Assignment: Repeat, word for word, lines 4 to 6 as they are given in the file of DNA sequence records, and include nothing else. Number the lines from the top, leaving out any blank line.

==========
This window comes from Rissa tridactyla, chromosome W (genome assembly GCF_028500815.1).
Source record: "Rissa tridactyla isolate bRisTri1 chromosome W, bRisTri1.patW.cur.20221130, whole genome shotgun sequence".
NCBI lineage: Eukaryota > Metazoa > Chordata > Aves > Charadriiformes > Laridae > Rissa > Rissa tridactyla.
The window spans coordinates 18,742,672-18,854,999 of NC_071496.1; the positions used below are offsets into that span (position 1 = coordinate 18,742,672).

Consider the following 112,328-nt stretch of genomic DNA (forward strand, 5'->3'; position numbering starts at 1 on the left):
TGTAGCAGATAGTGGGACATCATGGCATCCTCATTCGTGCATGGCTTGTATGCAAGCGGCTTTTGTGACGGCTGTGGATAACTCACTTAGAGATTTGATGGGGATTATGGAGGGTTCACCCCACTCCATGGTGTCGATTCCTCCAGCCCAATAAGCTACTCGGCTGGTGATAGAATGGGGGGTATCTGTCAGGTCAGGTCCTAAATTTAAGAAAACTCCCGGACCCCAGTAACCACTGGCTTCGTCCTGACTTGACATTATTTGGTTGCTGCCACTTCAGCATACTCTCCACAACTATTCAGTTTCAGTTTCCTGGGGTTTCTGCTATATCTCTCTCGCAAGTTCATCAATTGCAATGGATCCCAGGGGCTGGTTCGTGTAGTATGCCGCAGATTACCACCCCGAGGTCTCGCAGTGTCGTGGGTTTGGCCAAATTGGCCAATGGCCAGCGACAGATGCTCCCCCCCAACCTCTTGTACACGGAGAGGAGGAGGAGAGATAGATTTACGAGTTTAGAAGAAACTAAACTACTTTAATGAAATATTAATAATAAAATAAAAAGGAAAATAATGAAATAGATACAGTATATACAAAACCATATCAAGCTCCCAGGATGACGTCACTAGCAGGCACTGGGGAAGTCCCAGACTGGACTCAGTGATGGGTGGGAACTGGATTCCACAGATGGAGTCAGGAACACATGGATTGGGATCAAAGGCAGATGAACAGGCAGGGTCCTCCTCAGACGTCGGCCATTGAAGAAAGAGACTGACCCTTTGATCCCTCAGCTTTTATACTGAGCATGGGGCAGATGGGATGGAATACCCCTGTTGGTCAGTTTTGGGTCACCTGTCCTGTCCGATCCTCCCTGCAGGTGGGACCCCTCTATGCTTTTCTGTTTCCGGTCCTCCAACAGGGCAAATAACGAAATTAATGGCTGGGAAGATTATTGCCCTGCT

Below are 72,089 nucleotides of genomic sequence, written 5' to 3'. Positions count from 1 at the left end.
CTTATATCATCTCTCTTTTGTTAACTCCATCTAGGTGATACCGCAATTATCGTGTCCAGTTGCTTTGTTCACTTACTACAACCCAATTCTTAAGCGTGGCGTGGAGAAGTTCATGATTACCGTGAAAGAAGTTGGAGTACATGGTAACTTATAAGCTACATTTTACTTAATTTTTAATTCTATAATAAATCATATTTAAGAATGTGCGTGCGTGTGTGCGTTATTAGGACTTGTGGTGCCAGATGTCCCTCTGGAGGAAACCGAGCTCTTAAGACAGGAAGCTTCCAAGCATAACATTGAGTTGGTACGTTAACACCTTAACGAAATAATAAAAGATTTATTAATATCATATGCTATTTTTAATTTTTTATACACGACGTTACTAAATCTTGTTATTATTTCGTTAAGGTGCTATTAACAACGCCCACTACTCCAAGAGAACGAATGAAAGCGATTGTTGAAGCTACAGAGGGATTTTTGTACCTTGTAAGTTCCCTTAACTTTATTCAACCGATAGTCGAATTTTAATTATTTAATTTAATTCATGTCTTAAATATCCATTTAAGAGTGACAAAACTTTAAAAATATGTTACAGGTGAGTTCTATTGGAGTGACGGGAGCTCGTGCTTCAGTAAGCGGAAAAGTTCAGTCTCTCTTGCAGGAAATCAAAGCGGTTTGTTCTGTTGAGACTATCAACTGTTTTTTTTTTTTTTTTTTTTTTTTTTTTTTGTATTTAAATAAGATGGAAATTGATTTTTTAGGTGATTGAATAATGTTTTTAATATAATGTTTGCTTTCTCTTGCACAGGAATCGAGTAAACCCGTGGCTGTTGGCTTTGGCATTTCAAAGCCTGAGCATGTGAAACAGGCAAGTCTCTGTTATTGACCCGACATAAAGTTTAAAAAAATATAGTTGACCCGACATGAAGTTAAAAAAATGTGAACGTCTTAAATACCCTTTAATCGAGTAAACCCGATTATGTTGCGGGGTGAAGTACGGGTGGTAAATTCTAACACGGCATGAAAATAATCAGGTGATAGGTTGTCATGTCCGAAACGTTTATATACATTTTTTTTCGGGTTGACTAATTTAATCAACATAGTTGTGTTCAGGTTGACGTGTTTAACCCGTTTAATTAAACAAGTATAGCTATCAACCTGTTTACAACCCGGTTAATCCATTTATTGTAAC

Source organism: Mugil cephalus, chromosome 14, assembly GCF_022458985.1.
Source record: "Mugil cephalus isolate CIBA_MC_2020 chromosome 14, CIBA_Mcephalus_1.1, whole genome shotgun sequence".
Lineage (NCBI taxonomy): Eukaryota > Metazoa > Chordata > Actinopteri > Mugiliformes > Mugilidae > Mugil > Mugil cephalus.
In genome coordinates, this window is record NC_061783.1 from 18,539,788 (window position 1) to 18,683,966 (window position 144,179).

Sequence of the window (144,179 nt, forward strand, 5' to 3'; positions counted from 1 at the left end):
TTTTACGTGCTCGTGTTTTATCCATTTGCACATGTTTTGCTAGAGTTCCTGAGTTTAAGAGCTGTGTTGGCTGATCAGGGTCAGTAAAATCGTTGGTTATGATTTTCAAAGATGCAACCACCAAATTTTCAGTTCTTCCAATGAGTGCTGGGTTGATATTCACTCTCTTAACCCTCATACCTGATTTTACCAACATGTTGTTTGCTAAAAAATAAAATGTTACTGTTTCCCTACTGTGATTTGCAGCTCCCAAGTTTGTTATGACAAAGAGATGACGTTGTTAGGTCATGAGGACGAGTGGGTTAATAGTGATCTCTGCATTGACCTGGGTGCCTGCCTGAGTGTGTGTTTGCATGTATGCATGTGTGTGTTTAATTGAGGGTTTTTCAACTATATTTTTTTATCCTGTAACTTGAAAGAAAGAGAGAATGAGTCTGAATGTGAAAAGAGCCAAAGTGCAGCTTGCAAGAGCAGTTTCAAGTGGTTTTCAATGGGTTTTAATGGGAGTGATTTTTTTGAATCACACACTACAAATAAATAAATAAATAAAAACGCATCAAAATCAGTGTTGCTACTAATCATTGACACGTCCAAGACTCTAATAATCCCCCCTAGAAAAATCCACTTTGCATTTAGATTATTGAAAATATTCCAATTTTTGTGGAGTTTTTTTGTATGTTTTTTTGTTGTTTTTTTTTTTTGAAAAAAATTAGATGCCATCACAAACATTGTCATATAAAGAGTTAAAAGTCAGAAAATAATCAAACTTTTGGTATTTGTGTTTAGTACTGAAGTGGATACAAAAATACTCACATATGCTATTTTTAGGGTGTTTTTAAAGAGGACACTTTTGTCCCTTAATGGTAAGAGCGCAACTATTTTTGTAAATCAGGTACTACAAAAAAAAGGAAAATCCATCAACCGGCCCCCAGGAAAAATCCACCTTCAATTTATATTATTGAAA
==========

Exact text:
The window spans coordinates 18,742,672-18,854,999 of NC_071496.1; the positions used below are offsets into that span (position 1 = coordinate 18,742,672).

Consider the following 112,328-nt stretch of genomic DNA (forward strand, 5'->3'; position numbering starts at 1 on the left):
TGTAGCAGATAGTGGGACATCATGGCATCCTCATTCGTGCATGGCTTGTATGCAAGCGGCTTTTGTGACGGCTGTGGATAACTCACTTAGAGATTTGATGGGGATTATGGAGGGTTCACCCCACTCCATGGTGTCGATTCCTCCAGCCCAATAAGCTACTCGGCTGGTGATAGAATGGGGGGTATCTGTCAGGTCAGGTCCTAAATTTAAGAAAACTCCCGGACCCCAGTAACCACTGGCTTCGTCCTGACTTGACATTATTTGGTTGCTGCCACTTCAGCATACTCTCCACAACTATTCAGTTTCAGTTTCCTGGGGTTTCTGCTATATCTCTCTCGCAAGTTCATCAATTGCAATGGATCCCAGGGGCTGGTTCGTGTAGTATGCCGCAGATTACCACCCCGAGGTCTCGCAGTGTCGTGGGTTTGGCCAAATTGGCCAATGGCCAGCGACAGATGCTCCCCCCCAACCTCTTGTACACGGAGAGGAGGAGGAGAGATAGATTTACGAGTTTAGAAGAAACTAAACTACTTTAATGAAATATTAATAATAAAATAAAAAGGAAAATAATGAAATAGATACAGTATATACAAAACCATATCAAGCTCCCAGGATGACGTCACTAGCAGGCACTGGGGAAGTCCCAGACTGGACTCAGTGATGGGTGGGAACTGGATTCCACAGATGGAGTCAGGAACACATGGATTGGGATCAAAGGCAGATGAACAGGCAGGGTCCTCCTCAGACGTCGGCCATTGAAGAAAGAGACTGACCCTTTGATCCCTCAGCTTTTATACTGAGCATGGGGCAGATGGGATGGAATACCCCTGTTGGTCAGTTTTGGGTCACCTGTCCTGTCCGATCCTCCCTGCAGGTGGGACCCCTCTATGCTTTTCTGTTTCCGGTCCTCCAACAGGGCAAATAACGAAATTAATGGCTGGGAAGATTATTGCCCTGCT